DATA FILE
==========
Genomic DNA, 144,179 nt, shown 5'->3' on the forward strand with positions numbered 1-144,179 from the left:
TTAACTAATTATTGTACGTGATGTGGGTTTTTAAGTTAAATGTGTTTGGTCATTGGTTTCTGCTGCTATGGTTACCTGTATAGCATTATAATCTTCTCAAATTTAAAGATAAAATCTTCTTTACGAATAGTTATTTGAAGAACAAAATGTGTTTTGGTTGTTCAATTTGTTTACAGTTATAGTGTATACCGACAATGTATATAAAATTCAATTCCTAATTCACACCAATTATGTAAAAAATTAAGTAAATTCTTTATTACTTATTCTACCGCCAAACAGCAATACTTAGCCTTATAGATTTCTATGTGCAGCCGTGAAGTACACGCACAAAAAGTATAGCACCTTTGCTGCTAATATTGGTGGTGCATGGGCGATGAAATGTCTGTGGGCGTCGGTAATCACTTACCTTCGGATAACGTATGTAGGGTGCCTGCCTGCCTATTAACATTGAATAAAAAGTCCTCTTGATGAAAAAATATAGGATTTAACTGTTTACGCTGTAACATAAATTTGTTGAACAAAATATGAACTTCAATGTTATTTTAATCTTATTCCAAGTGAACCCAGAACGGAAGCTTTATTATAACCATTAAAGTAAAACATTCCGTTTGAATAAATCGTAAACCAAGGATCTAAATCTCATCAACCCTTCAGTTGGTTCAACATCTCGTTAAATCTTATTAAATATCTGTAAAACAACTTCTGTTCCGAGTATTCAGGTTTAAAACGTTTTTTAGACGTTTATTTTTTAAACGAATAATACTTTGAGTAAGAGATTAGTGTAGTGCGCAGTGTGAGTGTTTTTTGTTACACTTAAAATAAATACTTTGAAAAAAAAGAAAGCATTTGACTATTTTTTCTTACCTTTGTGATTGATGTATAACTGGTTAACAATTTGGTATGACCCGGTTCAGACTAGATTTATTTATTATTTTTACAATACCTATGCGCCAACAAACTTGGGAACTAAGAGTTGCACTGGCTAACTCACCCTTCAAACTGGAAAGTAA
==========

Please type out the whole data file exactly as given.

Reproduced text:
Genomic DNA, 144,179 nt, shown 5'->3' on the forward strand with positions numbered 1-144,179 from the left:
TTAACTAATTATTGTACGTGATGTGGGTTTTTAAGTTAAATGTGTTTGGTCATTGGTTTCTGCTGCTATGGTTACCTGTATAGCATTATAATCTTCTCAAATTTAAAGATAAAATCTTCTTTACGAATAGTTATTTGAAGAACAAAATGTGTTTTGGTTGTTCAATTTGTTTACAGTTATAGTGTATACCGACAATGTATATAAAATTCAATTCCTAATTCACACCAATTATGTAAAAAATTAAGTAAATTCTTTATTACTTATTCTACCGCCAAACAGCAATACTTAGCCTTATAGATTTCTATGTGCAGCCGTGAAGTACACGCACAAAAAGTATAGCACCTTTGCTGCTAATATTGGTGGTGCATGGGCGATGAAATGTCTGTGGGCGTCGGTAATCACTTACCTTCGGATAACGTATGTAGGGTGCCTGCCTGCCTATTAACATTGAATAAAAAGTCCTCTTGATGAAAAAATATAGGATTTAACTGTTTACGCTGTAACATAAATTTGTTGAACAAAATATGAACTTCAATGTTATTTTAATCTTATTCCAAGTGAACCCAGAACGGAAGCTTTATTATAACCATTAAAGTAAAACATTCCGTTTGAATAAATCGTAAACCAAGGATCTAAATCTCATCAACCCTTCAGTTGGTTCAACATCTCGTTAAATCTTATTAAATATCTGTAAAACAACTTCTGTTCCGAGTATTCAGGTTTAAAACGTTTTTTAGACGTTTATTTTTTAAACGAATAATACTTTGAGTAAGAGATTAGTGTAGTGCGCAGTGTGAGTGTTTTTTGTTACACTTAAAATAAATACTTTGAAAAAAAAGAAAGCATTTGACTATTTTTTCTTACCTTTGTGATTGATGTATAACTGGTTAACAATTTGGTATGACCCGGTTCAGACTAGATTTATTTATTATTTTTACAATACCTATGCGCCAACAAACTTGGGAACTAAGAGTTGCACTGGCTAACTCACCCTTCAAACTGGAAAGTAA